The key challenge of face recognition is to develop effective feature representations for reducing intra-personal variations while enlarging inter-personal differences. […] The face identification task increases the inter-personal variations by drawing DeepID2 features extracted from different identities apart, while the face verification task reduces the intra-personal variations by pulling DeepID2 features extracted from the same identity together, both of which are essential to face recognition.

Deep Learning Face Representation by Joint Identification-Verification, 2014.

The DeepID systems were among the first deep learning models to achieve better-than-human performance on the task, e.g. DeepID2 achieved 99.15% on the Labeled Faces in the Wild (LFW) dataset, which is better-than-human performance of 97.53%. Subsequent systems such as FaceNet and VGGFace improved upon these results.

FaceNet was described by Florian Schroff, et al. at Google in their 2015 paper titled “FaceNet: A Unified Embedding for Face Recognition and Clustering.” Their system achieved then state-of-the-art results and presented an innovation called ‘triplet loss‘ that allowed images to be encoded efficiently as feature vectors that allowed rapid similarity calculation and matching via distance calculations.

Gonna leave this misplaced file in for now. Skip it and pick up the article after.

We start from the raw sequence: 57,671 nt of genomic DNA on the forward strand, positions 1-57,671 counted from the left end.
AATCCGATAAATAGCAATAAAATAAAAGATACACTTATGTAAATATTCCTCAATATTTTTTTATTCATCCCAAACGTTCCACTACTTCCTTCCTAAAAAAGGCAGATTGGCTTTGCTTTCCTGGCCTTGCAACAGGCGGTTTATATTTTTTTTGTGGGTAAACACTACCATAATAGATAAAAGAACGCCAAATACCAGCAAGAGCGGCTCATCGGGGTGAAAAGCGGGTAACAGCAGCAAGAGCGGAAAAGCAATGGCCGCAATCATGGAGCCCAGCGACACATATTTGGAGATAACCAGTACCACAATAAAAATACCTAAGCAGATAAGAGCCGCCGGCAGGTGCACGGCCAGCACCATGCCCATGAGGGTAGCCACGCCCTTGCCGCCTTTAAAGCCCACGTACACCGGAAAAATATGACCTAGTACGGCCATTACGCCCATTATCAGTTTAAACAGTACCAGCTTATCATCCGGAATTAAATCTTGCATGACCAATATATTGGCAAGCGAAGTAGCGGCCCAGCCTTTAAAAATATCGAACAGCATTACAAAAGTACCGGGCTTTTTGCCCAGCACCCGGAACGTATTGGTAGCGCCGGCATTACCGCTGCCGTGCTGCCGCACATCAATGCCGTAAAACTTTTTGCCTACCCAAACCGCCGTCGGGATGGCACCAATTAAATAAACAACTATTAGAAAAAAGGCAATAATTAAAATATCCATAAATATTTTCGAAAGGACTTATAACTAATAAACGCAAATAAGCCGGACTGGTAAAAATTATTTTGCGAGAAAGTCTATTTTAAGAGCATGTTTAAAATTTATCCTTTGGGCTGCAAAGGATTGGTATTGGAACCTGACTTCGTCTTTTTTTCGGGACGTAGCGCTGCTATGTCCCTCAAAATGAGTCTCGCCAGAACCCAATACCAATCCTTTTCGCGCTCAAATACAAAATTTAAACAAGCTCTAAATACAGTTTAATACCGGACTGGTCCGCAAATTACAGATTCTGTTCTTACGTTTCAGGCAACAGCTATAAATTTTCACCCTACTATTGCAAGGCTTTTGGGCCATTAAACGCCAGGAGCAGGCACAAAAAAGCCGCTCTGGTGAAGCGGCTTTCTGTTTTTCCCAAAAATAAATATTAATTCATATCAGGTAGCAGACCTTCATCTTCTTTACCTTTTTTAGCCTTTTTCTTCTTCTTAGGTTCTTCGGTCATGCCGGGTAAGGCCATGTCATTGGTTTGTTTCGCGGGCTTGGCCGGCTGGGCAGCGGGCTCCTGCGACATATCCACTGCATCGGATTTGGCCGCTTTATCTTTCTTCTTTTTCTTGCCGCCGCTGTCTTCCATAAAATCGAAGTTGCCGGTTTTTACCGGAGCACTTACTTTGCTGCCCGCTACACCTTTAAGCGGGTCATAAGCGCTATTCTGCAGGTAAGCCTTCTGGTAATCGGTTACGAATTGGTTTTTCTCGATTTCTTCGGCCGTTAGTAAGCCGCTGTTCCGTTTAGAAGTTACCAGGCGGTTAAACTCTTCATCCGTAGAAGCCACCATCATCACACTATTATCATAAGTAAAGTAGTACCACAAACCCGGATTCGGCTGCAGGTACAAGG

FaceNet, that directly learns a mapping from face images to a compact Euclidean space where distances directly correspond to a measure of face similarity. […] Our method uses a deep convolutional network trained to directly optimize the embedding itself, rather than an intermediate bottleneck layer as in previous deep learning approaches. To train, we use triplets of roughly aligned matching / non-matching face patches generated using a novel online triplet mining method

FaceNet: A Unified Embedding for Face Recognition and Clustering, 2015.

For a tutorial on FaceNet, see:

The VGGFace (for lack of a better name) was developed by Omkar Parkhi, et al. from the Visual Geometry Group (VGG) at Oxford and was described in their 2015 paper titled “Deep Face Recognition.” In addition to a better-tuned model, the focus of their work was on how to collect a very large training dataset and use this to train a very deep CNN model for face recognition that allowed them to achieve then state-of-the-art results on standard datasets.

… we show how a very large scale dataset (2.6M images, over 2.6K people) can be assembled by a combination of automation and human in the loop

Deep Face Recognition, 2015.

For a tutorial on VGGFace, see:

Although these may be the key early milestones in the field of deep learning for computer vision, progress has continued, with much innovation focused on loss functions to effectively train the models.